FCC Chairman Ajit Pai said that the days of "must see TV" are giving way to the "must watch internet" and that the government needs to recognize that and treat the video marketplace accordingly.
Pai, in something of a valedictory address, was speaking at a Media Institute virtual luncheon event Tuesday (Dec. 15), where he talked about the rise of streaming video and, as a result, the need for the FCC and other levers of government to recognize that reality in their approach to video competition policy.
One way to do that, he suggested, was to advance a new "broadcast internet" ATSC 3.0 standard to help broadcasters better compete, as his commission has done.
Pai, who is exiting the commission by Jan. 20, talked about his reforms of various FCC regs, including the leased access rules on cable, which mandate access to cable systems by independent programmers looking for channel space. He said it does not make sense for the government to mandate wholesale video access when there is online video being distributed to a worldwide audience.
He called that dereg low-hanging fruit, but also said the FCC had reached higher on the tree, including reforming the Children's Television Rules, in part, again, because of the wealth of competing content online.
The FCC had closed the spigot for franchise authorities to tax cable operators and said he expects that deregulatory decision to survive the current court challenge.
Pai called the FCC's 2017 broadcast ownership dereg decision, which was thrown back to the FCC by the third Circuit court of appeals, a reasonable response to market conditions, including eliminating the nonsensical broadcast-newspaper crossownership rules, again, nonsensical in part because of the competiton from the Web.
He said the decisions were obvious and needed and consistent with the FCC's mandate to review regs, but were blocked by the court, which had been coopting FCC decisions for the past 17 years.
The Supreme Court has agreed to hear the FCC's and broadcasters appeal (on Jan. 19) of that Third Circuit smackdown, which Pai called a breakthrough.
The chairman said the government needs to reassess the marketplace given the explosion of online video and that the long-predicted cord-cutting is an accelerating reality.
"Today, nearly 300 options are available to U.S. consumers. Over the past 13 months alone, we’ve seen the launch of major new services like Disney+, Apple TV+, HBO Max, Peacock, and a revamped CBS All Access," he said. "Early indications are that the big winners in the streaming wars are consumers, who are signing up for these new services by the millions. Disney Plus viewers celebrated the Fourth of July with a viewing of Hamilton, and in the midst of season 2 of The Mandalorian, Disney has learned that “this is the way,” with a recent announcement that the service already has 86 million subscribers. Subscribers to HBO Max can view the network’s award-winning programming like Succession and Curb Your Enthusiasm. And starting with the new Wonder Woman movie this Christmas, they’ll be able to watch Warner Bros. studio’s major motion picture releases the same day they open in theaters.
"On top of all that, established over-the-top players like Netflix are still churning out shows that dominate the cultural zeitgeist like Tiger King and The Queen’s Gambit. (One can only hope that there’s a purple documentary in the works on Prince.) "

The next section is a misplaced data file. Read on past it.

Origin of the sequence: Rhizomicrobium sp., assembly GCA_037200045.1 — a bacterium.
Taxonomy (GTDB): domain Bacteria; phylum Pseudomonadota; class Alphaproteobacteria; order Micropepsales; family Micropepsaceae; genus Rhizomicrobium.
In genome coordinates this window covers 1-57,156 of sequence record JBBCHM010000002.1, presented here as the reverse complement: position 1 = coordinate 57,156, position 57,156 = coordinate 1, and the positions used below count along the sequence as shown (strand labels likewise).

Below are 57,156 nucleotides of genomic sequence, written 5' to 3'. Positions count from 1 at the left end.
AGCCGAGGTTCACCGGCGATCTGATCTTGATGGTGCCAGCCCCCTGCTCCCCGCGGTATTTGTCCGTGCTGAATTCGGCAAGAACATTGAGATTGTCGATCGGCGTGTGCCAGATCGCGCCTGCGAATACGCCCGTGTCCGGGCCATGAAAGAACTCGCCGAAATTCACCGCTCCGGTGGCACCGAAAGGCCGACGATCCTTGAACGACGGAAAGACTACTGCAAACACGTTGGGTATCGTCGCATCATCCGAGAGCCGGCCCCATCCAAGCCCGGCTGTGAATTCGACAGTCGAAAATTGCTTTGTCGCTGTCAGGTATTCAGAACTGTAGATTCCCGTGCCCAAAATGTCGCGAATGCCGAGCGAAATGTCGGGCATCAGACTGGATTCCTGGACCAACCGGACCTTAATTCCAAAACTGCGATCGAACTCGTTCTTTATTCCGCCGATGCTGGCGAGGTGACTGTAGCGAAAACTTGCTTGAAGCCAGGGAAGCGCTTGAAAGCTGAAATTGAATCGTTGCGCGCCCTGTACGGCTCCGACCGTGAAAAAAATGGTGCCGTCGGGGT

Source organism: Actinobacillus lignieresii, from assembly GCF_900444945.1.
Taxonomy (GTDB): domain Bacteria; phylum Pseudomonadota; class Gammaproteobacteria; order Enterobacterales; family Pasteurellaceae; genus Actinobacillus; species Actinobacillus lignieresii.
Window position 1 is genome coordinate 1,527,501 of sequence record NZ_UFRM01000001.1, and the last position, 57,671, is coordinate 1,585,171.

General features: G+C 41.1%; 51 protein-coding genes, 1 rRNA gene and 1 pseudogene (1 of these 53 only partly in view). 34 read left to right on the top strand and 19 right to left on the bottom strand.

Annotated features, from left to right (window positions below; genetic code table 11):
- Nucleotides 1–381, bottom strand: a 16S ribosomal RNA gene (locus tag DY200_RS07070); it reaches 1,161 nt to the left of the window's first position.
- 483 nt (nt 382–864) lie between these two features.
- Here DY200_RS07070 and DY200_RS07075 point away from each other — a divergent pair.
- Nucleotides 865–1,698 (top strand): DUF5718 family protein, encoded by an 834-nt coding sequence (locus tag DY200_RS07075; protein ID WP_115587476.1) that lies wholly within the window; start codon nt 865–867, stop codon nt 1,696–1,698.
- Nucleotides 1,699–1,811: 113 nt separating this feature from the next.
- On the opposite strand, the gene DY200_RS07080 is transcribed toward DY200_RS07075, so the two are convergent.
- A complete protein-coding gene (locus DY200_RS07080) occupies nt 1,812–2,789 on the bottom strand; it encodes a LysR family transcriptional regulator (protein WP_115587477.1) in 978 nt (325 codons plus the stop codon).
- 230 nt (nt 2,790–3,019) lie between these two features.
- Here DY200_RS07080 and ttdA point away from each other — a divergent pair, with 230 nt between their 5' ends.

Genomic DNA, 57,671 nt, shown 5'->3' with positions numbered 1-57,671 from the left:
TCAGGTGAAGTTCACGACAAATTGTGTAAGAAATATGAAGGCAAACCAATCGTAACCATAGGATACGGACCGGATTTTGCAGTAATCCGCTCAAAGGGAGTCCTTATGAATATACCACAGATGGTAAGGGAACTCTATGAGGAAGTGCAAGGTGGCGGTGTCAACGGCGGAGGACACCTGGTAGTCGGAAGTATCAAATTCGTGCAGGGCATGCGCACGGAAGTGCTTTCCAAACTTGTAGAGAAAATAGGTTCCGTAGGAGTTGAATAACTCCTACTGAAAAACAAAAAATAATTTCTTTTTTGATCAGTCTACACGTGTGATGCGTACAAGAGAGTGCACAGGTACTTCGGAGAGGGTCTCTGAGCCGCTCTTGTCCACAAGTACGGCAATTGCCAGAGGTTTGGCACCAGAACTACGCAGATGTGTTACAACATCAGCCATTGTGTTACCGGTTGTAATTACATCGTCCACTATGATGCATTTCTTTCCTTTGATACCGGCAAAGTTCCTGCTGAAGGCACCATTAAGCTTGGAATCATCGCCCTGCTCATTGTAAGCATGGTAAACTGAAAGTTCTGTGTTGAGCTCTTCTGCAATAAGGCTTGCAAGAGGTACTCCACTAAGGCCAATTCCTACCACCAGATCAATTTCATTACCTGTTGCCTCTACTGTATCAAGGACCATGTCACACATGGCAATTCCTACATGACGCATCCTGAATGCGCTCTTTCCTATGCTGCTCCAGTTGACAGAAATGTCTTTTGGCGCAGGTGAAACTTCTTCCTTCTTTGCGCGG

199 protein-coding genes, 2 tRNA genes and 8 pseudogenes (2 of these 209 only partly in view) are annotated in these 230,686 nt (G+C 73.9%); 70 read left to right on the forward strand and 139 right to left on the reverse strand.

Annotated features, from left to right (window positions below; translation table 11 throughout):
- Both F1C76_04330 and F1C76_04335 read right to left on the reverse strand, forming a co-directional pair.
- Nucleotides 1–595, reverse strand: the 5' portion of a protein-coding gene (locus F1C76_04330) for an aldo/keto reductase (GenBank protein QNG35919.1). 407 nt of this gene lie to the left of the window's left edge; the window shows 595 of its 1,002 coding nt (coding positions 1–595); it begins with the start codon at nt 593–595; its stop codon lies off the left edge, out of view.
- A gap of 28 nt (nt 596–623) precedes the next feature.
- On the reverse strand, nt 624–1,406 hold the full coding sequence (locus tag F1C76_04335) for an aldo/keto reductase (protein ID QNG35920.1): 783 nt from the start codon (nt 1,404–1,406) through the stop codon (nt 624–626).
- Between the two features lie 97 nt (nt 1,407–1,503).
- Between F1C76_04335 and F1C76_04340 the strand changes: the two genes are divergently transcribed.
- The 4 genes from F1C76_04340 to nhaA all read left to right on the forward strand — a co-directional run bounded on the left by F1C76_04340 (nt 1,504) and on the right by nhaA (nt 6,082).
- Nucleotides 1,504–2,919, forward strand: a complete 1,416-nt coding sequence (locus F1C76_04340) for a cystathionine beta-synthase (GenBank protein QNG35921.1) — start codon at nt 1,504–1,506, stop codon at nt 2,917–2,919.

Follow the money, meaning advertising budgets, he said, and the big winner is online and mobile media. It has created a gulf between the haves and have-nots. Google and Facebook are the "haves," predicted to draw more ad dollars than all TV and radio stations combined.
Congress should expand its forbearance authority--forbearing from enforcing regs it no longer considers necessary--beyond telecom carriers, he argued, as a way to help legacy video providers. The FCC should be able to apply the same forbearance to cable and broadcast regs.
He also called for a rewrite of the Cable Act given that streaming accounts for a quarter of all TV viewing, a trend he expects to accelerate. He said such a Cable Act update is desperately needed.
On the broadcast front, he pointed out there are no rules on how many streaming services a company can own, while there are still such rules on broadcasters. That does not make any sense, he suggested. He said the government is not grappling with what the market is and where it is, completely ignoring the explosion of video when considering market share.
From any perspective, the competitive marketplace should include TV, radio, cable, streaming, social media, gaming, or something else to come. The government should not artificially restrict the market based on what it looked like decades ago. What if the law said that only 39% of subs could conduct a Google search?," he asked, which would be the online version of the FCC's 39% cap on broadcast TV group reach.
Asked if over-the-top video should be regulated like MVPDs, he said he was generally skeptical of shackling new media with old regs and added that there could be all kinds of unintended consequences.
Pai would not comment on the Sec. 230 petition and whether he would act on it before he left.
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Contributing editor John Eggerton has been an editor and/or writer on media regulation, legislation and policy for over four decades, including covering the FCC, FTC, Congress, the major media trade associations, and the federal courts. In addition to Multichannel News and Broadcasting + Cable, his work has appeared in Radio World, TV Technology, TV Fax, This Week in Consumer Electronics, Variety and the Encyclopedia Britannica.